Women in Transportation History – Marie Marvingt, Pilot, Cyclist, Canoeist — Transportation History


In 1910, transportation pioneer Marie Marvingt was formally recognized by the French Academy of Sports for her wide range of accomplishments in sporting activities. The gold medal that was presented to Marvingt on this occasion would be the only one ever given by the academy for more than one sport. “Swimming, cycling, mountain climbing, ballooning, flying, […]

via Women in Transportation History – Marie Marvingt, Pilot, Cyclist, Canoeist — Transportation History

My mum, the pilot — Hey Loons


Once upon a time, a little girl was told that women shouldn’t fly airplanes … I grew up knowing ‘mum flew planes’. This was one of a series of simple facts in my childhood: my sister and I were born in London; our parents came from India; dad sang; mum flew. She told us stories […]

via My mum, the pilot — Hey Loons

World Women’s Day 2020 – Jessie Fawsitt first Civil Air Guard — solentaviatrix


Alice Jessie Fawsitt was an aviation pioneer in a quiet, unassuming way. She became Britain’s first Civil Air Guard in 1938. This was not planned by Jessie, more a case of serendipity, being in the right place at the right time. The right place – was Portsmouth Aerodrome, which just happened to be where Jessie […]

via World Women’s Day 2020 – Jessie Fawsitt first Civil Air Guard — solentaviatrix

Words on Wednesdays: Ruth Law Oliver


Fearless FlyerRuth Law

Photo source: Smithsonian Air and Space Museum

Pioneering aviator, Ruth Law Oliver,  was born on May 21, 1887.  She was inspired to take up flying by her brother who was parachutist and pioneer movie stuntman Rodman Law. In 1912, Law asked Orville Wright for lessons but he refused, because he thought women weren’t mechanically inclined. She enrolled in the Burgess Flying School and made her first flight on July 5, 1912 and soloed on August 12 of the same year.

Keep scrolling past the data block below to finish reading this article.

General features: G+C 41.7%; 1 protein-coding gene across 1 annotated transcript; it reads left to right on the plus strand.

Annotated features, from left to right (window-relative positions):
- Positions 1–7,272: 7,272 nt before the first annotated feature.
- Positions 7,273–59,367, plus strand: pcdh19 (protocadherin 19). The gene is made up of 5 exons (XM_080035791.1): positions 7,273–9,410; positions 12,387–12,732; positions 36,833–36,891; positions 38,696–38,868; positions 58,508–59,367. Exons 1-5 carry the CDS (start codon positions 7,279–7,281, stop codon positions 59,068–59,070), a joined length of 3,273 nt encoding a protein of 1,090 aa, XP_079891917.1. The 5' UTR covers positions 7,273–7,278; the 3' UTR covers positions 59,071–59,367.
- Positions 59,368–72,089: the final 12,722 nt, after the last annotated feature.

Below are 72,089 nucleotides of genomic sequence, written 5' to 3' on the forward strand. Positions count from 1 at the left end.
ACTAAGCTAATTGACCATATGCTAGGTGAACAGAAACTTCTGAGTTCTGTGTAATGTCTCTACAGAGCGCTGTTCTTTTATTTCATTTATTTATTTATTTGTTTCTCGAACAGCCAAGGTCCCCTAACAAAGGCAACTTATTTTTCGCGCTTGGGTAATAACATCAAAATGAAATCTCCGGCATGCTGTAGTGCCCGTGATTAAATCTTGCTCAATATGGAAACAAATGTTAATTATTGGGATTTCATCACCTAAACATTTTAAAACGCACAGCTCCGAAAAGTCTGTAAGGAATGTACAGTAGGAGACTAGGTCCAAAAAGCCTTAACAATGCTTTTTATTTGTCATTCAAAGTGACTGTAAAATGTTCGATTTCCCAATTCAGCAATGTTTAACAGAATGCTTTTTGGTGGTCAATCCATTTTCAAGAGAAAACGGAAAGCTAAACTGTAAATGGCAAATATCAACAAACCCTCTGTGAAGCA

She bought her first aircraft from Orville Wright in 1912 in which she became the first woman to fly at night. She set three records in 1916 on a flight from Chicago to New York. She had broken the American cross-country and nonstop record and the world’s record for continuous flight for women pilots. Her total flight time for the 884 miles from Chicago to New York was 8 hours 55 minutes and 35 seconds.

She had the honor of carrying the first official air mail to the Philippine Islands in 1919. After the war, she formed Ruth Law’s Flying Circus, a three-plane troupe that amazed spectators at state and county fairs by racing against cars, flying through fireworks, and setting altitude and distance records. She stopped flying in 1922 to appease her husband. She died on December 1, 1970,  in San Francisco.

March is Women History Month and Women of Aviation Month.

See Also:

Ruth Law—Queen of the Air: Challenging Stereotypes and Inspiring a Nation
Women in Aviation and Space History
This Ace Aviatrix Learned to Fly Even Though Orville Wright Refused to Teach Her